We’ve All Come to Look for America

Patrons in a restaurant
Dinner in a nice Italian restaurant is a microcosm of what makes America. Monkey Business Images/Shutterstock

5 December 2018 – Back in 1969 Peter Fonda and Dennis Hopper made a film entitled Easy Rider about two bikers who went on a road trip to look for America, and couldn’t find it anywhere. It was depressing and helped introduce a whole decade of depressing films.

Fast forward to the current millennium, and last Friday the Cuddly Redhead and I did find America in an Italian restaurant in Naples, Florida. We’d been passing the place several times a week for a decade, but had never stopped in.

So, when we found ourselves collecting our Christmas decorations from our rented storage unit nearby just at dinner time, we decided to stop in. We’d been semi-regular patrons at a restaurant of the same chain in Estero that happened to be near an art gallery which regularly exhibited my work. We’d found the food in the Estero franchise to be consistently excellent, so, maybe it’d be good here, too.

After navigating the rabbit warren of frontage streets and parking lots under-serving businesses along the six lanes of traffic zipping along Tamiami Trail in that part of Naples, we parked the Cuddly Redhead’s SUV, its hatch-back full of boxes of decorations, in the restaurant’s parking lot.

We were a little early for the dinner rush, so the place was nearly empty. The young (early twenties), friendly, middle-eastern-looking maitre d’ seated us at a nice table butted against a divider separating this section of the restaurant from another section that we couldn’t see – because of the divider.

When I asked the maitre d’ to direct me to a place to wash my hands after handling dusty boxes in our storage unit, he smiled delightedly and said: “I’m going that way now, just follow me.”

He pointed me to a Men’s Room door hidden to one side of the main entrance. While I was washing up, a Cuban man brought his son in to use the facilities.

Back at the table, the Cuddly Redhead observed that this restaurant seemed older than the franchise we’d frequented in Estero, but it was still nice. I replied that, yes, it was older and smaller, but seemed well maintained and equally well appointed. “It’s more intimate,” I said. “I like it.”

She agreed.

Our waitress was a large black woman who smiled a lot and showed infinite patience while I fumbled over trying to decide between spaghetti with meat sauce and ravioli. Eventually I gave up and ordered the Fettuccine Alfredo I’d been thinking about in the car on the way here.

The Cuddly Redhead knew exactly what she wanted: the lobster special.

While we waited for our food to arrive, I noticed the only other patrons in our section were a good-looking young Hispanic man and his black girlfriend. They were smiling and happy, having just finished a meal that, in the immortal words of Arlo Guthrie: “Couldn’t be beat.”

They’d finished their meal, finished a final cup of coffee, paid their check and got up to put on their jackets to leave.

While they were going out, the maitre d’ brought in an elderly couple (well, maybe not as old as me and the Cuddly Redhead, but looking pretty retired, anyway) and seated them at a four-person table next to where the Hispanic man and his black girlfriend had been sitting. The elderly white couple sat down and soon started talking about real-estate investments that they were excited about.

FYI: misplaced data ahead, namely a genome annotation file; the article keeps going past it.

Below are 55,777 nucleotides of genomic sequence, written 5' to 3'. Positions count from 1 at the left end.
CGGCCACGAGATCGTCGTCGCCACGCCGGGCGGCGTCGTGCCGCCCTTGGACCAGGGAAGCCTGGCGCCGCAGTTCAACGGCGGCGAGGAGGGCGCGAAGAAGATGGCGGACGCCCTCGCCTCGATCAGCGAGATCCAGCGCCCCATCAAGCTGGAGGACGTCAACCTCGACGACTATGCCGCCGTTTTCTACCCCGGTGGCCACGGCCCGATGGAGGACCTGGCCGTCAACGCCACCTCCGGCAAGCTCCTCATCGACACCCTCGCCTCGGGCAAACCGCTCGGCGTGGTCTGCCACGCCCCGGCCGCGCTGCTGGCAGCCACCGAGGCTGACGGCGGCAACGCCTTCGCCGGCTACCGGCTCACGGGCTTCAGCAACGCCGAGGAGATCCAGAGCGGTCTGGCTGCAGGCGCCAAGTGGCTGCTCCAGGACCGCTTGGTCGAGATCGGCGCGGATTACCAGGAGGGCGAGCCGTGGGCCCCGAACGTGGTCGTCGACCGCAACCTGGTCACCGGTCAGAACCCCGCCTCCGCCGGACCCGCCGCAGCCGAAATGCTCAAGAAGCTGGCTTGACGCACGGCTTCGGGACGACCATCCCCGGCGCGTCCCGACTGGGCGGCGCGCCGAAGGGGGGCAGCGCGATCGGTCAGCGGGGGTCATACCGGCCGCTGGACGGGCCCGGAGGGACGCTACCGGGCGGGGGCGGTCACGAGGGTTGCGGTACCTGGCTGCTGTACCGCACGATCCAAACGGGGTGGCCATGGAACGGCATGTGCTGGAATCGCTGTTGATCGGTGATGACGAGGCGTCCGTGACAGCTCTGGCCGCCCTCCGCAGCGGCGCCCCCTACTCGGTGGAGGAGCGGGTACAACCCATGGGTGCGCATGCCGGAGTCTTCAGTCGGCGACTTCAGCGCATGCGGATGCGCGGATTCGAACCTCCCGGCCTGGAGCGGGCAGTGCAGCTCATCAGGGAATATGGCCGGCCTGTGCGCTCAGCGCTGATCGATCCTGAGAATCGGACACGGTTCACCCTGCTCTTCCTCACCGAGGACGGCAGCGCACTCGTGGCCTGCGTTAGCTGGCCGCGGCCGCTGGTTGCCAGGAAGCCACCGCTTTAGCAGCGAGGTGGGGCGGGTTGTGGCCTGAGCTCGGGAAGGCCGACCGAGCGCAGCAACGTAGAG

Naples is chock-a-block full of elderly white couples excited about real-estate investments.

Meanwhile, a couple of families came in and sat together in the section of the restaurant on the other side of the divider that we couldn’t see because of the divider. But, we could hear them. Since we couldn’t hear any adult male voices, just a couple of adult females and a passel of children, I surmised that they were a couple of single moms enjoying a night out with their kids.

Pretty soon a tall, narrow, waitress with long dark-hair came over to take the single-moms’ orders. We could see the waitress past the divider ‘cause she was standing up, while we couldn’t see the moms and their kids ‘cause they were all sitting down. I saw that the waitress was a Hispanic woman in (I estimate) her forties, with patrician features.

By the time that waitress had sorted out the orders from the single moms, the maitre d’ brought in a second white couple to join the folks who were excited about real estate investments. These additional folks appeared to be Jewish by their features, and spoke with thick New York City accents. Soon, they’d added fishing stories to the animated conversation at the table.

There are lots of retired couples in Naples that are fixated on fishing, too.

About this time an ancient man being steadied by what I took to be his daughter, or maybe a younger wife, walked slowly by on their way out of the restaurant. They, too, had been in earlier, finished their meal in a third, even larger section of the restaurant away over there, and were now leaving.

Yes, Naples is also home to vast quantities of ancient people dependent on younger care givers.

By now, the restaurant was beginning to fill up with patrons, it being time for the dinner rush to begin. Black, brown, yellow, white, the patrons represented every ethnic extraction imaginable.

It began to dawn on me that this was America! We are a nation of immigrants. From the tough-looking busboys with the hunted expressions of folks unable to present legal work documents, to the retirees secure in their privileged status handed down through multiple generations of lives well lived, we were gathered together to create a shared experience of dinner at a nice Italian restaurant in Naples, Florida in the United States of America.

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